291977 The Possible Role of Manganese(II) Oxidation by Pseudomonas Putida GB-1 in Lignin Degradation

Monday, October 29, 2012
Hall B (Convention Center )
Christine Turner1, Kati Geszvain2 and Brad Tebo2, (1)College of Chemical, Biological, and Environmental Engineering, Oregon State University, Corvallis, OR, (2)Institute of Environmental Health Division of Environmental and Biomolecular Systems Oregon Health & Science University, Beaverton, OR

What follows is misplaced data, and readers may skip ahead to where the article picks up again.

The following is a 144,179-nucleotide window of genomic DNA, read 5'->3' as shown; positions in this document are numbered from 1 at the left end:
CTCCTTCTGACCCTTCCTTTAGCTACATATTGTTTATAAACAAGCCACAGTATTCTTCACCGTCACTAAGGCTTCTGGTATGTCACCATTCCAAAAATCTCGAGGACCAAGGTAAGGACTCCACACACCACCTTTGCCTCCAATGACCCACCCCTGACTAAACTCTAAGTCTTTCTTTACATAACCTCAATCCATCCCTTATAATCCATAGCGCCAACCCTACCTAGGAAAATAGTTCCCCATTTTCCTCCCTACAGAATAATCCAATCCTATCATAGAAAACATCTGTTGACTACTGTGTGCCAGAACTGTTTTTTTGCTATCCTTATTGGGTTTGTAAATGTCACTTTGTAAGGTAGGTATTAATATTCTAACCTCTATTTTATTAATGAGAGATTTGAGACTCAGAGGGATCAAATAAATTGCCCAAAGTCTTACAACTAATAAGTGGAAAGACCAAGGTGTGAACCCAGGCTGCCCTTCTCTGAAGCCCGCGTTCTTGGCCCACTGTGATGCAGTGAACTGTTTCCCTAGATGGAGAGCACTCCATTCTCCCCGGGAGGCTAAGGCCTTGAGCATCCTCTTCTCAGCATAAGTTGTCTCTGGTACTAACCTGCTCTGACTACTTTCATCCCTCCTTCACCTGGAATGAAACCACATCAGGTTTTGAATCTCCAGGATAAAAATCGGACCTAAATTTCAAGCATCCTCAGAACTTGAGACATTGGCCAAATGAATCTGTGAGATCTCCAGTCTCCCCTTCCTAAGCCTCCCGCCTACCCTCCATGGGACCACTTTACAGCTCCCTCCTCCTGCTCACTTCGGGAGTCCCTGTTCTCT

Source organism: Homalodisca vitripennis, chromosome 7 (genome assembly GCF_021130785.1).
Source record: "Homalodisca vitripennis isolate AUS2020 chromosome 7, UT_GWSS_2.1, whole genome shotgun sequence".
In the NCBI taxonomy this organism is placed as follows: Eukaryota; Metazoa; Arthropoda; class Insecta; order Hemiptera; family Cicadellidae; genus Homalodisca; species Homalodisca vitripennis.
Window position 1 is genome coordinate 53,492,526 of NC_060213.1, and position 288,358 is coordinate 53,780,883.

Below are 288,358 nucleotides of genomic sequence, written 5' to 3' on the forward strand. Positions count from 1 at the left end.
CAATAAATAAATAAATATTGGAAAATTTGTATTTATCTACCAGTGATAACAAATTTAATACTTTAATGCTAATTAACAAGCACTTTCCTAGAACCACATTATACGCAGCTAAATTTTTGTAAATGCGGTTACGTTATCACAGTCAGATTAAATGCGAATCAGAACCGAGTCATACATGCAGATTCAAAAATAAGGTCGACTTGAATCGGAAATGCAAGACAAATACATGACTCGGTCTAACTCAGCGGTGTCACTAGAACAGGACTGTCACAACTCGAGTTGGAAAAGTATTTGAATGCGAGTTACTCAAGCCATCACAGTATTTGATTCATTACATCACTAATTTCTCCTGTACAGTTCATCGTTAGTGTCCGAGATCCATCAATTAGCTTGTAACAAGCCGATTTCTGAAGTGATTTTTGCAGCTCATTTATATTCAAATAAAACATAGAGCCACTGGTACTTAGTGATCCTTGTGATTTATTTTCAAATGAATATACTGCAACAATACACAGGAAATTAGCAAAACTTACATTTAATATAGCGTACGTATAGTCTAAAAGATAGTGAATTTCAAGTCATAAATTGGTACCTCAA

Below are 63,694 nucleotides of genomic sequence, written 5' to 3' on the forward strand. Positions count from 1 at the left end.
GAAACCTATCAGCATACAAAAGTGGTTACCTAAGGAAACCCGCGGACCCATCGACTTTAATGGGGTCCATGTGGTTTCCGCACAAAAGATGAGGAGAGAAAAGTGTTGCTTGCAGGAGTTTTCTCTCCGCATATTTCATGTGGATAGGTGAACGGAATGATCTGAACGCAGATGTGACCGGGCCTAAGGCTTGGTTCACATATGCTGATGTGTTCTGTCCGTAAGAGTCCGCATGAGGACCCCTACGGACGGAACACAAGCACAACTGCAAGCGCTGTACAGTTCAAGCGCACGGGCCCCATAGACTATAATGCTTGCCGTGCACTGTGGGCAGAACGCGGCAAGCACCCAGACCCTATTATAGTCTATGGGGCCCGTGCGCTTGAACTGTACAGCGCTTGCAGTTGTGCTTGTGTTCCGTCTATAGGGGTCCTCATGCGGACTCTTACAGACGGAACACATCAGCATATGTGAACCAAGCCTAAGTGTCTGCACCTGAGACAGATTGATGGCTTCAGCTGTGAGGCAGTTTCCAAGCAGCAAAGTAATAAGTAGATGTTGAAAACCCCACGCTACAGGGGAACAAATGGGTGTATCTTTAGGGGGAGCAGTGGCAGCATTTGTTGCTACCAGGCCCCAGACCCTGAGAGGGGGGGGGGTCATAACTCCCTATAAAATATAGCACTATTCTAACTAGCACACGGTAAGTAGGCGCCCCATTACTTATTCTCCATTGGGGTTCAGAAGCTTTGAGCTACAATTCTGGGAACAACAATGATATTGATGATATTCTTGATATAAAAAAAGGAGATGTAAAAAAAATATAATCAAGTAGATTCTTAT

The primary focus of this study was the bacteria Pseudomonas putida GB-1, a manganese-oxidizing, gram-negative rod found in Lake Michigan. What is important is that it contains enzymes that oxidize manganese called multi-copper oxidases, which are in the same family of enzymes as laccases, previously known lignin-degrading enzymes found in fungi. In hopes of uncovering a more effiecient way of breaking down complex plant material for biofuel production, these connections brought up questions to be answered in this project, which are can GB-1 degrade lignin? And does it need Mn oxidation to do so? A series of tests were performed in the Tebo Lab at the Center for Coastal Margin Observation and Prediction within the Oregon Health and Science University that included different variations of solid and liquid bacterial cultures, RT-PCR, and a fluorescent lignin assay to detect lignin degradation in conjunction with manganese oxidation. It was confirmed that GB-1 can break down lignin. Whether it needs manganese oxidation to do so is still unclear. Manganese oxidation is up-regulated in the presence of lignin, but that could also just be a starvation response. It does grow better on lignin, but it is also possible that there might be another pathway that is not manganese-oxidation dependent. 

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